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The sulfur cycle

Sulfur is an essential element for the macromolecules of living things. As a part of the amino acid cysteine, it is involved in the formation of disulfide bonds within proteins, which help to determine their 3-D folding patterns, and hence their functions. As shown in [link] , sulfur cycles between the oceans, land, and atmosphere. Atmospheric sulfur is found in the form of sulfur dioxide (SO 2 ) and enters the atmosphere in three ways: from the decomposition of organic molecules, from volcanic activity and geothermal vents, and from the burning of fossil fuels by humans.

This illustration shows the sulfur cycle. Sulfur enters the atmosphere as sulfur dioxide (SO2) via human emissions, decomposition of H2S, and volcanic eruptions. Precipitation and fallout from the atmosphere return sulfur to the Earth, where it enters terrestrial ecosystems. Sulfur enters the oceans via runoff, where it becomes incorporated in marine ecosystems. Some marine sulfur becomes pyrite, which is trapped in sediment. If upwelling occurs, the pyrite enters the soil and is converted to soil sulfates.
Sulfur dioxide from the atmosphere becomes available to terrestrial and marine ecosystems when it is dissolved in precipitation as weak sulfuric acid or when it falls directly to the Earth as fallout. Weathering of rocks also makes sulfates available to terrestrial ecosystems. Decomposition of living organisms returns sulfates to the ocean, soil and atmosphere. (credit: modification of work by John M. Evans and Howard Perlman, USGS)

On land, sulfur is deposited in four major ways: precipitation, direct fallout from the atmosphere, rock weathering, and geothermal vents ( [link] ). Atmospheric sulfur is found in the form of sulfur dioxide (SO 2 ), and as rain falls through the atmosphere, sulfur is dissolved in the form of weak sulfuric acid (H 2 SO 4 ). Sulfur can also fall directly from the atmosphere in a process called fallout    . Also, the weathering of sulfur-containing rocks releases sulfur into the soil. These rocks originate from ocean sediments that are moved to land by the geologic uplifting of ocean sediments. Terrestrial ecosystems can then make use of these soil sulfates ( SO 4 ), and upon the death and decomposition of these organisms, release the sulfur back into the atmosphere as hydrogen sulfide (H 2 S) gas.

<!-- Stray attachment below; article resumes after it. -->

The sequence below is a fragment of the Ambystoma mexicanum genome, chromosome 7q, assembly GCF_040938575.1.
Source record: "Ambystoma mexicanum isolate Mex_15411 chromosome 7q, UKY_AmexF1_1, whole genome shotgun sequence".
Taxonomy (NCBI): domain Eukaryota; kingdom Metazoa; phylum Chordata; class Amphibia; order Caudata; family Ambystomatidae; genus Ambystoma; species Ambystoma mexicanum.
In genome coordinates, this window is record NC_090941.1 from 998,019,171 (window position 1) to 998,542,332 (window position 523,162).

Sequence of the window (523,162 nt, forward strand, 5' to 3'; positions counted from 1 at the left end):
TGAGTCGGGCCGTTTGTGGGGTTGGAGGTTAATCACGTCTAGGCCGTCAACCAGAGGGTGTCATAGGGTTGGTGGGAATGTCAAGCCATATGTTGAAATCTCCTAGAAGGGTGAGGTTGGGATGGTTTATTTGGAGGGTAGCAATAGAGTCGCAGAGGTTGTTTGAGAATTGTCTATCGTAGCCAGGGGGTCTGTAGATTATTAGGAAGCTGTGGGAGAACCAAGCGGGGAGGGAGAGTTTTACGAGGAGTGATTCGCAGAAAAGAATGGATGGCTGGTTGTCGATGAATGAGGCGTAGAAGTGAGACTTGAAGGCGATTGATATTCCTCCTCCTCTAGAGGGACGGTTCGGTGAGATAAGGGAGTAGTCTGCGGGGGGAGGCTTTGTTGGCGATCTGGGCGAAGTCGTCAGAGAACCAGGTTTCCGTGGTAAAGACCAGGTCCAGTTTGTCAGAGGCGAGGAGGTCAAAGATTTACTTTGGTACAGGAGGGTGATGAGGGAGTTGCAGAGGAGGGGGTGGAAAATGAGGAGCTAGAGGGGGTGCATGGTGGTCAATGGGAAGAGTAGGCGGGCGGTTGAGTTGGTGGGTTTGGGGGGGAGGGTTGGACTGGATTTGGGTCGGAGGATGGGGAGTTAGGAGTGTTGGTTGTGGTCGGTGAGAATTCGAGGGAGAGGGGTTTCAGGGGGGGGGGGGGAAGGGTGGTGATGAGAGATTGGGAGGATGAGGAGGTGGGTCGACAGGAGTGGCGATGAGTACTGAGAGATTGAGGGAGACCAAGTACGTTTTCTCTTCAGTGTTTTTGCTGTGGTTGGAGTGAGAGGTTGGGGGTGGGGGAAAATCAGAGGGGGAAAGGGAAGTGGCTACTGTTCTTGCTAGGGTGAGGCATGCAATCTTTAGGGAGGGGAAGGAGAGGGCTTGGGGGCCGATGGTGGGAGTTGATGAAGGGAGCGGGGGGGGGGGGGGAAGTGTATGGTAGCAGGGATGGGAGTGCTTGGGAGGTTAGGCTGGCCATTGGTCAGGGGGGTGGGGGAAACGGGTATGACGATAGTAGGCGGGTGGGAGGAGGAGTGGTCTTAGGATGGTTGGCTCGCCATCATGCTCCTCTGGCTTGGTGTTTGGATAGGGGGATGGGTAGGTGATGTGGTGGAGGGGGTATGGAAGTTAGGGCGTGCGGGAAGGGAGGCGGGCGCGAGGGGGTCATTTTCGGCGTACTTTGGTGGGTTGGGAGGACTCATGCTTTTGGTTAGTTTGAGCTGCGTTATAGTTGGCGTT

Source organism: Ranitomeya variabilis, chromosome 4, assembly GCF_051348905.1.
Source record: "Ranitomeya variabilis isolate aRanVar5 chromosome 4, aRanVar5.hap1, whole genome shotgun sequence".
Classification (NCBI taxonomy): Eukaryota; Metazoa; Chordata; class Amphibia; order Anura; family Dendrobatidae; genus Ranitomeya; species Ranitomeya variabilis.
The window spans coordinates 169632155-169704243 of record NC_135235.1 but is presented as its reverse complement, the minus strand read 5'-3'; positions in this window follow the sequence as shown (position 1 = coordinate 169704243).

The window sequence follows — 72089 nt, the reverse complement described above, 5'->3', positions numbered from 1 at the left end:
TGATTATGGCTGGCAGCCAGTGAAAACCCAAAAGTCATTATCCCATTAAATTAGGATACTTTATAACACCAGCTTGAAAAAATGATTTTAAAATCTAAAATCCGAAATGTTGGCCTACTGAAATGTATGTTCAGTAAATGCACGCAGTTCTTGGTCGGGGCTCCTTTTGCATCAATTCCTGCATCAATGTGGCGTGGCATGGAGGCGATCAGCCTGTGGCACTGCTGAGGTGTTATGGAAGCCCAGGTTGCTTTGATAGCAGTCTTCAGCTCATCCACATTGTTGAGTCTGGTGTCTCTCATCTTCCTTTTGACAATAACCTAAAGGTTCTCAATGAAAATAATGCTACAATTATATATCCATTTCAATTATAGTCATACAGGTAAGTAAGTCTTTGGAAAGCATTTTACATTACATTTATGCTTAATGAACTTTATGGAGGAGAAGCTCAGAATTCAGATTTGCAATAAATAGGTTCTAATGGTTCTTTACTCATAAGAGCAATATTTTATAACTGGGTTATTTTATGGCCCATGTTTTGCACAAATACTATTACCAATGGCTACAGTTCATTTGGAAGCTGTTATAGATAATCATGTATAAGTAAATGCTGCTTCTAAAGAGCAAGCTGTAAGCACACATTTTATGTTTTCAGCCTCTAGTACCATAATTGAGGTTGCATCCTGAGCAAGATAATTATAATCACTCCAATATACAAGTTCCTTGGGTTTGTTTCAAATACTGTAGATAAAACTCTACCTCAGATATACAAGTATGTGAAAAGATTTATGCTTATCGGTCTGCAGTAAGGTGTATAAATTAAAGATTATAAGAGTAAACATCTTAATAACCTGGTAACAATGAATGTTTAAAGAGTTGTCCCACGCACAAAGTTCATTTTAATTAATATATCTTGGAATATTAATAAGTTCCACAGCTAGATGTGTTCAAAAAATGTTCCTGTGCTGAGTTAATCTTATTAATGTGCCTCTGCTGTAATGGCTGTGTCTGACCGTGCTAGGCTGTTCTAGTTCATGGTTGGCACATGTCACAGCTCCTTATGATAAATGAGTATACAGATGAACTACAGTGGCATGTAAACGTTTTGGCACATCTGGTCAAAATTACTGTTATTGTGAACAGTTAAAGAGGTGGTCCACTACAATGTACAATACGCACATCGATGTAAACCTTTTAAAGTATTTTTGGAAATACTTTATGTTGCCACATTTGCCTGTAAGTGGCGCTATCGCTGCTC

This photo shows a white pyramid-shaped mound with gray steam escaping from it.
At this sulfur vent in Lassen Volcanic National Park in northeastern California, the yellowish sulfur deposits are visible near the mouth of the vent.

Sulfur enters the ocean via runoff from land, from atmospheric fallout, and from underwater geothermal vents. Some ecosystems ( [link] ) rely on chemoautotrophs using sulfur as a biological energy source. This sulfur then supports marine ecosystems in the form of sulfates.

Human activities have played a major role in altering the balance of the global sulfur cycle. The burning of large quantities of fossil fuels, especially from coal, releases larger amounts of hydrogen sulfide gas into the atmosphere. As rain falls through this gas, it creates the phenomenon known as acid rain. Acid rain is corrosive rain caused by rainwater falling to the ground through sulfur dioxide gas, turning it into weak sulfuric acid, which causes damage to aquatic ecosystems. Acid rain damages the natural environment by lowering the pH of lakes, which kills many of the resident fauna; it also affects the man-made environment through the chemical degradation of buildings. For example, many marble monuments, such as the Lincoln Memorial in Washington, DC, have suffered significant damage from acid rain over the years. These examples show the wide-ranging effects of human activities on our environment and the challenges that remain for our future.